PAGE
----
This year, AASLH conferred fifty-seven national awards honoring people, projects, exhibits, and publications. The winners represent the best in the field and provide leadership for the future of state and local history. Initiated in 1945, The AASLH Leadership in History Awards not only honor significant achievement in the field of state and local history, but also bring public recognition of the opportunities for small and large organizations, institutions, and programs to make contributions in this arena.

About Tennessee State Museum

The Tennessee State Museum, on the corner of Rosa L Parks Blvd. and Jefferson Street at Bicentennial Capitol Mall State Park, is home to 13,000 years of Tennessee art and history. Through six permanent exhibitions titled Natural History, First Peoples, Forging a Nation, The Civil War and Reconstruction, Change and Challenge and Tennessee Transforms, the Museum takes visitors on a journey – through artifacts, films, interactive displays, events and educational programing – from the state’s geological beginnings to the present day. Additional temporary exhibitions explore significant periods and individuals in history, along with art and cultural movements. For more information on exhibitions, events, and digital programming, please visit tnmuseum.org.

About American Alliance of Museums

The American Alliance of Museums has been bringing museums together since 1906, helping to develop standards and best practices, gathering and sharing knowledge, and providing advocacy on issues of concern to the entire museum community. Representing more than 35,000 individual museum professionals and volunteers, institutions, and corporate partners serving the museum field, the Alliance stands for the broad scope of the museum community. For more information, visit www.aam-us.org.

About American Association for State and Local History

The American Association for State and Local History is a not-for-profit professional organization of individuals and institutions working to preserve and promote history. From its headquarters in Nashville, Tennessee, AASLH provides leadership, service, and support for its members who preserve and interpret state and local history in order to make the past more meaningful to all people. AASLH publishes books, technical publications, a quarterly magazine, and maintains numerous affinity communities and committees serving a broad range of constituents across the historical community. The association also sponsors an annual meeting, regional and national training in-person workshops, and online training.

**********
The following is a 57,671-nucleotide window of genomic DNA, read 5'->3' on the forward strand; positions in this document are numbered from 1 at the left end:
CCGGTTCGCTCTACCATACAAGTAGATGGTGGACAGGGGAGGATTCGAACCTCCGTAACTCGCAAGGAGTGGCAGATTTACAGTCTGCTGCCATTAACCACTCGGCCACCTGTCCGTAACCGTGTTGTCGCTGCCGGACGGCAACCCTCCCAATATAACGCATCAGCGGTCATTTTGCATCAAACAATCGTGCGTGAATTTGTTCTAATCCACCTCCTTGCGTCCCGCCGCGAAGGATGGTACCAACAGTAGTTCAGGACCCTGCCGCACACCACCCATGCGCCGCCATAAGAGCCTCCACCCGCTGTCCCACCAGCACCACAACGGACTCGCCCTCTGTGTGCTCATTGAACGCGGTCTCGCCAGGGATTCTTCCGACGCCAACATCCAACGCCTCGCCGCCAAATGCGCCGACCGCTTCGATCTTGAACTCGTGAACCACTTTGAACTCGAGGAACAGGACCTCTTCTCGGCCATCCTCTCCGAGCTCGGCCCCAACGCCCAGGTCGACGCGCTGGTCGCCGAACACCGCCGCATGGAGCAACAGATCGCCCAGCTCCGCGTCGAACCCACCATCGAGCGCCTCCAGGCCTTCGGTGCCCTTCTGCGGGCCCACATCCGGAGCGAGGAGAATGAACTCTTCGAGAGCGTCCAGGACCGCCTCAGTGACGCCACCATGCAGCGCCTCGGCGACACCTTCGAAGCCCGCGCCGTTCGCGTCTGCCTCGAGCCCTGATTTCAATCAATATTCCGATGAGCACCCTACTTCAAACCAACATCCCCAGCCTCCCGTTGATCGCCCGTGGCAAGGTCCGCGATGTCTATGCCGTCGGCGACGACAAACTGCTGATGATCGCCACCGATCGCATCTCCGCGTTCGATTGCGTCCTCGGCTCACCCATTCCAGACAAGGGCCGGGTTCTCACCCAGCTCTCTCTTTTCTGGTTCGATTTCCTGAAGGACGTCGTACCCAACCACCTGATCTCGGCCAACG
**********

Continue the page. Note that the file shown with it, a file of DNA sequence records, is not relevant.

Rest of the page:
10 Responses to Tennessee State Museum gets reaccredited, wins award for food exhibition

  • Avatar
    Ken Jordan says:

    Congratulations to our wonderful State Museum, its directors and staff! Three friends and I toured it on the eve of Bill Lee’s inauguration in January of 2019. A walk through their exhibit area made us all proud to be
    Tennesseans. A great accolade that is mighty well deserved! Kudos, gang!

  • Avatar
    Beatrice Shaw says:

    I love museums! I must go visit

  • Avatar
    MARLE says:

    And for this they get a tax-exempt status. If this is so worthwhile why can’t it support itself and pay taxes rather than having the rest of us pay more so that it can pay ZERO

    • Avatar
      Cannoneer2 says:

      The Tennessee State Museum is one of two things that I can think of right away that I actually enjoy seeing my tax dollars fund. The other is TWRA. If I were in charge, I would 80% defund the mostly useless General Assembly and split the money between the museum and TWRA.

  • Can we drink at the state museum?

  • Pingback: Thursday, May 21

  • Avatar
    Eddie White says:

    I don’t believe TWRA is funded with tax dollars. I believe they are totally funded from license fees.

    • Avatar
      Cannoneer2 says:

      I thought they were partly funded by tax revenue at some point. I don’t get to hunt or fish much any more, but I do buy the licenses each year.

  • Avatar
    James White says:

    Fix the Streets

  • Avatar
    Eddie White says:

    Cannoneer you could be right, but I thought they were fully funded with the license fees. I support TWRA as well and am certainly willing to buy the annual hunting/fishing license. James, there is no constitutional requirement to fix the roads.